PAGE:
Table 1. Sweet Syndrome (% occurrence)
Characteristic     Classical   Hematologic     Solid tumor Drug-induced
Epidemiology:
Women               80  50  59  71
Prior upper respiratory tract infection 75-90   16   20 21
Recurrence    30 69  41  6 7
Clinical symptoms:
Fever       80-90 88   79 100
Musculoskeletal involvement        12-56  26   34  21
Ocular involvement 17-72 7 15 21
Lesion location:
Upper extremities 80 89 97 71
Head and neck   50 63 52 43
Trunk and back 30 42 33 50
Lower extremities Infrequent 49 48 36
Oral mucous membranes 2 12 3 7
Laboratory findings:
Neutrophilia  80 47 60 38
Elevated erythrocyte sedimentation rate 90 100 95 100
Anemia Infrequent 82 83 100
Abnormal platelet count  Infrequent 68 50 50
Abnormal renal function 11-50 15 7 0

Cutaneous lesions are characterized by tender, erythematous plaques; occasionally, pustules, bullae, or ulcers develop. Burning, but not pruritus, typically is reported. Involvement of the eyes, joints, lung, liver, kidney, heart, and pancreas have been described [3]. Diseases associated with Sweet syndrome include inflammatory bowel disease, and infections of the upper respiratory tract (e.g., streptococcosis) and the gastrointestinal tract (e.g., yersiniosis). Pregnancy and vaccination are associated in 2 percent [1].

The differential diagnosis for Sweet syndrome includes bowel bypass-related dermatosis, cellulitis or erysipelas, erythema nodosum, erythema multiforme, urticaria, necrotizing vasculitis, erythema elevatum diutinum, and pyoderma gangrenosum [1].

The diagnostic criteria are summarized below [1]:

Criteria Classic / Malignancy-associated Drug-induced 1 Abrupt onset of painful erythematous plaques/nodules 2 Histopathologic evidence of a dense neutrophilic infiltrate without evidence of leukocytoclastic vasculitis. 3 Fever > 38° C 4 Association: underlying malignancy, inflammatory disease, pregnancy; OR preceded by upper respiratory or gastrointestinal infection or vaccination. Temporal relationship: between drug ingestion and clinical presentation; OR recurrence after oral challenge 5 Excellent response to treatment with systemic glucocorticoids or potassium iodide. Temporally related resolution of lesions after drug withdrawal or treatment with systemic glucocorticoids. 6 Abnormal labs at presentation (3 of 4): ESR > 20mm/hr, (+) C reactive protein, WBC > 8000, neutrophils > 70 percent Diagnosis Both major criteria (1 and 2), and 2 of 4 minor criteria (3-6). All 5 criteria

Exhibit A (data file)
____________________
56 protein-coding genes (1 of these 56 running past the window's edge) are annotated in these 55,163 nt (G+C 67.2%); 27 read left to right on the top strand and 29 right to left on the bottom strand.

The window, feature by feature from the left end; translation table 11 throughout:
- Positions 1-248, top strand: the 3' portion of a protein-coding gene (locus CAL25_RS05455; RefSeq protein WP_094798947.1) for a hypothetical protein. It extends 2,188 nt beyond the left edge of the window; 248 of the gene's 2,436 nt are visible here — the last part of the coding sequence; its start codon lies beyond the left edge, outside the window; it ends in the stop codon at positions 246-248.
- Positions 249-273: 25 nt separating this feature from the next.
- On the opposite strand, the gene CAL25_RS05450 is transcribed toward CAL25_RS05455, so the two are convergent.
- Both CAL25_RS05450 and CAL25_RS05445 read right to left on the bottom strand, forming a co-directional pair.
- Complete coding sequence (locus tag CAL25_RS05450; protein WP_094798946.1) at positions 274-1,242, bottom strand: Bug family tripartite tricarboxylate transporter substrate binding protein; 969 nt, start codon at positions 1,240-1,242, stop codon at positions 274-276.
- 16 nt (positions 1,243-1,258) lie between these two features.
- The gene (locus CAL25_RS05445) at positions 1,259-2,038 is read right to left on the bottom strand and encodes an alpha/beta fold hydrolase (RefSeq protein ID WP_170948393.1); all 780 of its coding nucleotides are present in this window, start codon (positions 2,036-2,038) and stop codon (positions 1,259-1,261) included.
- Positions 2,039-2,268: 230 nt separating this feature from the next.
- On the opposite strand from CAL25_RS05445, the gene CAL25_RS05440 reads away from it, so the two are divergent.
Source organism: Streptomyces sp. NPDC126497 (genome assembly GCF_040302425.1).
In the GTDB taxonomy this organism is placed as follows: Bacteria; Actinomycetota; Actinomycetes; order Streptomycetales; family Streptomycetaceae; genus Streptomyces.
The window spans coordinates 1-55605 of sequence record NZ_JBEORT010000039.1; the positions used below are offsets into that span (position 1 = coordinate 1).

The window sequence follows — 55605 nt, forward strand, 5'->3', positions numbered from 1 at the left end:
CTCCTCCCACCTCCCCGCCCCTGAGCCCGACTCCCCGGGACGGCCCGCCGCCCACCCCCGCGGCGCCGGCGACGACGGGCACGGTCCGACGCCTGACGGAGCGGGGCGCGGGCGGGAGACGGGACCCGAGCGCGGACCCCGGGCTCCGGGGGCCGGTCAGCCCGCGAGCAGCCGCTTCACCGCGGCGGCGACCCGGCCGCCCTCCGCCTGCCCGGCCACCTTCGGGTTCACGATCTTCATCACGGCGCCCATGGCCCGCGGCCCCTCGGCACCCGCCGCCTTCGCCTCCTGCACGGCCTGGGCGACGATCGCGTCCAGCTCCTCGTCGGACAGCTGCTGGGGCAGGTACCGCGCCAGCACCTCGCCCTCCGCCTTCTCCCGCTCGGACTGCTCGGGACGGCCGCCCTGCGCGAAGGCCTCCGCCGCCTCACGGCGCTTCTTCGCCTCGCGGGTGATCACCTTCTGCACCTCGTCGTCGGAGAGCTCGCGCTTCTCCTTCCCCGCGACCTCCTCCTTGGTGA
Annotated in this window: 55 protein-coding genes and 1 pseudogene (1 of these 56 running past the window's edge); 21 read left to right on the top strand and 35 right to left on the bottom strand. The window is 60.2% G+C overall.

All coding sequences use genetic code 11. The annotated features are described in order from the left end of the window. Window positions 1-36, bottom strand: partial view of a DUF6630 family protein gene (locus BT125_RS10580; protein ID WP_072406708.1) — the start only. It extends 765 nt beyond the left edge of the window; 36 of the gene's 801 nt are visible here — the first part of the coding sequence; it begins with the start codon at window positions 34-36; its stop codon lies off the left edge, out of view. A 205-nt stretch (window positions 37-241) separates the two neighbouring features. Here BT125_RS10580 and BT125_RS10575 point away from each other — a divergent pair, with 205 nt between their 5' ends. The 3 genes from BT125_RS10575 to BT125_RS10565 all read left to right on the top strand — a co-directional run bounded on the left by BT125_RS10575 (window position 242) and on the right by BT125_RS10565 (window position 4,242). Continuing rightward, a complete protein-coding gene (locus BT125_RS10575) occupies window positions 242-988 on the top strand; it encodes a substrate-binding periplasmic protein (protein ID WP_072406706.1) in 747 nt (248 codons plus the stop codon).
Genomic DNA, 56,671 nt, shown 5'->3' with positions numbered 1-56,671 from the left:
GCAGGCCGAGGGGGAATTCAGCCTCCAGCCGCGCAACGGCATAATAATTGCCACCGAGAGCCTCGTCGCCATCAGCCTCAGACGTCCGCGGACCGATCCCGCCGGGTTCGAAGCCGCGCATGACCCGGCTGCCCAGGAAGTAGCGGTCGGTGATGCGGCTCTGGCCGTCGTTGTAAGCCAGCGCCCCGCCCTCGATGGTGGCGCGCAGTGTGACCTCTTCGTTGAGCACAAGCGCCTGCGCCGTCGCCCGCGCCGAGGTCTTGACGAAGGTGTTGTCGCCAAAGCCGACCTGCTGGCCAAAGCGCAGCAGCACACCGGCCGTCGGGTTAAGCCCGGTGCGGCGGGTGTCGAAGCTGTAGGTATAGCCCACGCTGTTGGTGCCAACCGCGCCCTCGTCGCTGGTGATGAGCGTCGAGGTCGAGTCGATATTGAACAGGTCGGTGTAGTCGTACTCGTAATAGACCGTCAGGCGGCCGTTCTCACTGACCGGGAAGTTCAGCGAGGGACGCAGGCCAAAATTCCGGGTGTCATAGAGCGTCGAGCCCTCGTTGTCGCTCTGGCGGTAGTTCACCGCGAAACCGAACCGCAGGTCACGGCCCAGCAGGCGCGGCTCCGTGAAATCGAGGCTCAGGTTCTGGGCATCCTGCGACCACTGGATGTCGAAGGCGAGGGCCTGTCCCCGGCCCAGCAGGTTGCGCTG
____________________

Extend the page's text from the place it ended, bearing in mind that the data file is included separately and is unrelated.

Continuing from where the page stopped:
The most prominent histologic findings include a dense infiltrate of neutrophils in the superficial dermis and papillary dermal edema. Mononuclear cells and occasional eosinophils may be present. Additional findings may include leukocytoclasis and vesicles or bullae [1].Sweet syndrome responds rapidly to systemic glucocorticoids. Prolonged treatment may be needed to suppress recurrences, which are common. Localized lesions may be successfully treated with intralesional or topical glucocorticoids. Alternative treatments include doxycycline, potassium iodide, colchicine, indomethacin, dapsone, cyclosporine, cyclophosphamide, chlorambucil, and clofazamine [1].

References

1. Cohen PR, et. al. Sweet's syndrome: A neutrophilic dermatosis classically associated with acute onset and fever. Clin Dermatol. 2000; 18:265.

2. Hensley CD, et. al. Neutrophilic dermatoses associated with hematologic disorders. Clin Dermatol. 2000; 18:355.

3. Vignon-Pennamen MD. The extracutaneous involvement in the neutrophilic dermatoses. Clin Dermatol. 2000; 18:339.

© 2003 Dermatology Online Journal